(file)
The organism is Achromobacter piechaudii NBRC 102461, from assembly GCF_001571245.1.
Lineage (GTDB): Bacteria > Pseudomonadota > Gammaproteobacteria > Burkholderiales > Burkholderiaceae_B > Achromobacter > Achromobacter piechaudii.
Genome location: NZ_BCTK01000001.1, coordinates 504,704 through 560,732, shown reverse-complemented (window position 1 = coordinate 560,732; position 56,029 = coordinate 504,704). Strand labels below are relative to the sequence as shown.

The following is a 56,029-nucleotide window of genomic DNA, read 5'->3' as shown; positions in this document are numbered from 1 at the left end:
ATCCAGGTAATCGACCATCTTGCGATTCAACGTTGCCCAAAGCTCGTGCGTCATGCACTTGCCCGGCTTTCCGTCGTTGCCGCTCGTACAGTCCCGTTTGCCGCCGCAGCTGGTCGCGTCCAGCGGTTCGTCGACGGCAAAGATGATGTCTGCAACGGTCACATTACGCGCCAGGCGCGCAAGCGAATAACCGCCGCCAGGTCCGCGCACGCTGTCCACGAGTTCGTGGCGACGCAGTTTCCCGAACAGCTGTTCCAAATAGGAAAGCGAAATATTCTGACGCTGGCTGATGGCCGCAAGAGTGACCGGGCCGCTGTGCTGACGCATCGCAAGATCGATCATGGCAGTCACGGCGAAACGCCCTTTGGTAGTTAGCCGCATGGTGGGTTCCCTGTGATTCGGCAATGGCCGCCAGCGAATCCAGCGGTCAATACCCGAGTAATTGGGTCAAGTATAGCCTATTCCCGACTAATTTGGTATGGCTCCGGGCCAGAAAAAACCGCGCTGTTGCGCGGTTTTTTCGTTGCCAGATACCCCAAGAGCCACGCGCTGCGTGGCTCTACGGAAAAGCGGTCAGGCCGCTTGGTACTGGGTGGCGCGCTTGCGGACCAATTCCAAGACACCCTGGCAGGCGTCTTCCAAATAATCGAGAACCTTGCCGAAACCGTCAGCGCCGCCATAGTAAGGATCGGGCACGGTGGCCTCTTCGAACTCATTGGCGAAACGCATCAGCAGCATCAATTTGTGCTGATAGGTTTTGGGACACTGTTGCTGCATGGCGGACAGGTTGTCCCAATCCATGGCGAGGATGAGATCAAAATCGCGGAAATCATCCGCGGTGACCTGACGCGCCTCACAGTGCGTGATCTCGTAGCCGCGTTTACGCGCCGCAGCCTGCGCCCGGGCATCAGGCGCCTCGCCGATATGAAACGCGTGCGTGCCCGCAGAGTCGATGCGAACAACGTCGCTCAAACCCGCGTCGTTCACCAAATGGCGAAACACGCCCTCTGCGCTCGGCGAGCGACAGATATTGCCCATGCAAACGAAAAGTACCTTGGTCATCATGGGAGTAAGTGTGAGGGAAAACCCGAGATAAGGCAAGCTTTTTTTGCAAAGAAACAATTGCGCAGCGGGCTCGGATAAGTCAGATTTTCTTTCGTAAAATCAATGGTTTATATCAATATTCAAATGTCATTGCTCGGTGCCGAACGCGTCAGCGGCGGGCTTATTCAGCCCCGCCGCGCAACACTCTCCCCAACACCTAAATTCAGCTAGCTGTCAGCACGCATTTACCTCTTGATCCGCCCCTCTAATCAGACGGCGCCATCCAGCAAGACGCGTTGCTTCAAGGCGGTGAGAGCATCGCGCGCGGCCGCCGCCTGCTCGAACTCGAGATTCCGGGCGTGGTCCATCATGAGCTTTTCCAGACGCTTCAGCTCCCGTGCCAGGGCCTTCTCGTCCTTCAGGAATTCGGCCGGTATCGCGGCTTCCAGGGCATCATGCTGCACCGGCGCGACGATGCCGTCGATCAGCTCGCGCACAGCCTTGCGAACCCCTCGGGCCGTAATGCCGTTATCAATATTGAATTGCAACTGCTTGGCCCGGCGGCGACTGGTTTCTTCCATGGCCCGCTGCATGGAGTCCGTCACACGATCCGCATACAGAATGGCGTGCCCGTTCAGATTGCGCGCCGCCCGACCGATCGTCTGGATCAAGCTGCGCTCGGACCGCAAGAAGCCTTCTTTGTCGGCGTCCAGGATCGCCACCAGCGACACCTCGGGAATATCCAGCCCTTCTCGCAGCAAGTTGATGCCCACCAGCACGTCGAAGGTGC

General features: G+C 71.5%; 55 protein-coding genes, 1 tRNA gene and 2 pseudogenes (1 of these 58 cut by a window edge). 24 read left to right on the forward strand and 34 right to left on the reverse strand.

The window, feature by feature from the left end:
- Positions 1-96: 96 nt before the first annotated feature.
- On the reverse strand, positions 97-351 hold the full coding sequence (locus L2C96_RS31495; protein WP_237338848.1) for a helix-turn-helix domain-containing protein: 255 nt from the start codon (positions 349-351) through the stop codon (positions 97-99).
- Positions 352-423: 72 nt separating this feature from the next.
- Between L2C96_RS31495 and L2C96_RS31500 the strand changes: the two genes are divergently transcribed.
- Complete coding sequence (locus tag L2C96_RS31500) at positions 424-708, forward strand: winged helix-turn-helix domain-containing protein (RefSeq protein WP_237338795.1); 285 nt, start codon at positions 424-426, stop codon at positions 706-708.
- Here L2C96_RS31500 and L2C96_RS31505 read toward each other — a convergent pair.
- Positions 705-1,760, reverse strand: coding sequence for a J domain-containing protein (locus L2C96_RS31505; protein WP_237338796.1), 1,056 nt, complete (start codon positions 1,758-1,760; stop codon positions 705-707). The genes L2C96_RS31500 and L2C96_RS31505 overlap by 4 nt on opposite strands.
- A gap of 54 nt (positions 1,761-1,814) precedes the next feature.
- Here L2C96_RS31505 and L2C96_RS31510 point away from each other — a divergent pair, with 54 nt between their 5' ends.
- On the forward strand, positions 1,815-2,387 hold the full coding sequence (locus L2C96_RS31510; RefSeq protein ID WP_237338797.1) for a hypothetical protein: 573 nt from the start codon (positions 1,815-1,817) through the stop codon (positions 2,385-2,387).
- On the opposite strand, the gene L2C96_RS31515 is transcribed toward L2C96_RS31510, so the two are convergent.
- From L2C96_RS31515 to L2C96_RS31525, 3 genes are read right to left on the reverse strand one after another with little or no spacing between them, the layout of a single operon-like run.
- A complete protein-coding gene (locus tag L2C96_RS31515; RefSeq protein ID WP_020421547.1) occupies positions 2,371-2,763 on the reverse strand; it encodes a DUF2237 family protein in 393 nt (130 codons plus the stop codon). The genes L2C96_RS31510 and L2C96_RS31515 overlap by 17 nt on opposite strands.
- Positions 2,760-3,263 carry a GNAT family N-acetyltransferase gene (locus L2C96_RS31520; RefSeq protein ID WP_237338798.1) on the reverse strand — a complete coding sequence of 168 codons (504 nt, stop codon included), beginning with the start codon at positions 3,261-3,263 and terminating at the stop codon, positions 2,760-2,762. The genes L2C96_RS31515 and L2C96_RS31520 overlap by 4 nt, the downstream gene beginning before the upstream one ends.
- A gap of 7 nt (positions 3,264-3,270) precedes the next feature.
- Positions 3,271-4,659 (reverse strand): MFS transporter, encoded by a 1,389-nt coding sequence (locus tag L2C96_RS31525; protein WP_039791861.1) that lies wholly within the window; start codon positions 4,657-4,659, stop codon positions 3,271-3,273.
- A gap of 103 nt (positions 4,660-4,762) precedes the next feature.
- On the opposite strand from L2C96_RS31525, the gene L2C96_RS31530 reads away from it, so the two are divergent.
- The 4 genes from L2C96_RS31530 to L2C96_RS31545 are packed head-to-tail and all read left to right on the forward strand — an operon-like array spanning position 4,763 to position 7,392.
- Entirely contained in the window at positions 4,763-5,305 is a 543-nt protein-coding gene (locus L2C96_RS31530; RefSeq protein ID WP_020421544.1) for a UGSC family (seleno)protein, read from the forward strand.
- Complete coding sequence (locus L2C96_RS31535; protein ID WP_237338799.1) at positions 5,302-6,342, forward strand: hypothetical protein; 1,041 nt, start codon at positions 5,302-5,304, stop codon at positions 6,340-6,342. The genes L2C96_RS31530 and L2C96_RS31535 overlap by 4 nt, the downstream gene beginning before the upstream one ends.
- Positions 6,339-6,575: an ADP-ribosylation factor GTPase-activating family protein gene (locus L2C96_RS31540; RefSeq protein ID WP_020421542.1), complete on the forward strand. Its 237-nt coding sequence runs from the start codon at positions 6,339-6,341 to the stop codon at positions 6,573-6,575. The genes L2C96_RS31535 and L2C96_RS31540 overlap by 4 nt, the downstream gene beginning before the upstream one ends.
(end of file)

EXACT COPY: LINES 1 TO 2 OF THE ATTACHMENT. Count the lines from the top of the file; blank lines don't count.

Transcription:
The organism is Achromobacter piechaudii NBRC 102461, from assembly GCF_001571245.1.
Lineage (GTDB): Bacteria > Pseudomonadota > Gammaproteobacteria > Burkholderiales > Burkholderiaceae_B > Achromobacter > Achromobacter piechaudii.